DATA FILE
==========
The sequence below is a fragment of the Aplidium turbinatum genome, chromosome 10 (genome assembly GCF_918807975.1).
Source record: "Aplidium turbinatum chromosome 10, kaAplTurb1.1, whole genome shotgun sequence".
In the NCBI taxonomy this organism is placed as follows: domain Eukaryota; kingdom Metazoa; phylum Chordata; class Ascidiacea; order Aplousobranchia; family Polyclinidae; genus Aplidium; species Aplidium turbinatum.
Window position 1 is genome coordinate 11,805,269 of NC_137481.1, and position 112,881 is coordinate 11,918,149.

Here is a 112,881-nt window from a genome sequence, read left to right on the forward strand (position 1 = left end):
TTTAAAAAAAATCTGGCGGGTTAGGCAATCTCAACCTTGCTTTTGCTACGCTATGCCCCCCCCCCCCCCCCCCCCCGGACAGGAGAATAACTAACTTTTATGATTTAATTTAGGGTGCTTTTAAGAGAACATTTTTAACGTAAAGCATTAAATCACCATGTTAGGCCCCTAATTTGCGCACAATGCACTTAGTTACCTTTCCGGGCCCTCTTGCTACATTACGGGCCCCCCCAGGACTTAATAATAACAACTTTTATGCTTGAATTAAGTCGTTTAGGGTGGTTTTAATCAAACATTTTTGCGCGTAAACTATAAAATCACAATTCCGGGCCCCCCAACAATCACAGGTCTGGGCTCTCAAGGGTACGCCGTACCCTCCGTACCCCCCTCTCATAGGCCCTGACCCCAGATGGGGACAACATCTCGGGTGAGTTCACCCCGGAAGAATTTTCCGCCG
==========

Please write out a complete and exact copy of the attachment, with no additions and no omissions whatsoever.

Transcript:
The sequence below is a fragment of the Aplidium turbinatum genome, chromosome 10 (genome assembly GCF_918807975.1).
Source record: "Aplidium turbinatum chromosome 10, kaAplTurb1.1, whole genome shotgun sequence".
In the NCBI taxonomy this organism is placed as follows: domain Eukaryota; kingdom Metazoa; phylum Chordata; class Ascidiacea; order Aplousobranchia; family Polyclinidae; genus Aplidium; species Aplidium turbinatum.
Window position 1 is genome coordinate 11,805,269 of NC_137481.1, and position 112,881 is coordinate 11,918,149.

Here is a 112,881-nt window from a genome sequence, read left to right on the forward strand (position 1 = left end):
TTTAAAAAAAATCTGGCGGGTTAGGCAATCTCAACCTTGCTTTTGCTACGCTATGCCCCCCCCCCCCCCCCCCCCCGGACAGGAGAATAACTAACTTTTATGATTTAATTTAGGGTGCTTTTAAGAGAACATTTTTAACGTAAAGCATTAAATCACCATGTTAGGCCCCTAATTTGCGCACAATGCACTTAGTTACCTTTCCGGGCCCTCTTGCTACATTACGGGCCCCCCCAGGACTTAATAATAACAACTTTTATGCTTGAATTAAGTCGTTTAGGGTGGTTTTAATCAAACATTTTTGCGCGTAAACTATAAAATCACAATTCCGGGCCCCCCAACAATCACAGGTCTGGGCTCTCAAGGGTACGCCGTACCCTCCGTACCCCCCTCTCATAGGCCCTGACCCCAGATGGGGACAACATCTCGGGTGAGTTCACCCCGGAAGAATTTTCCGCCG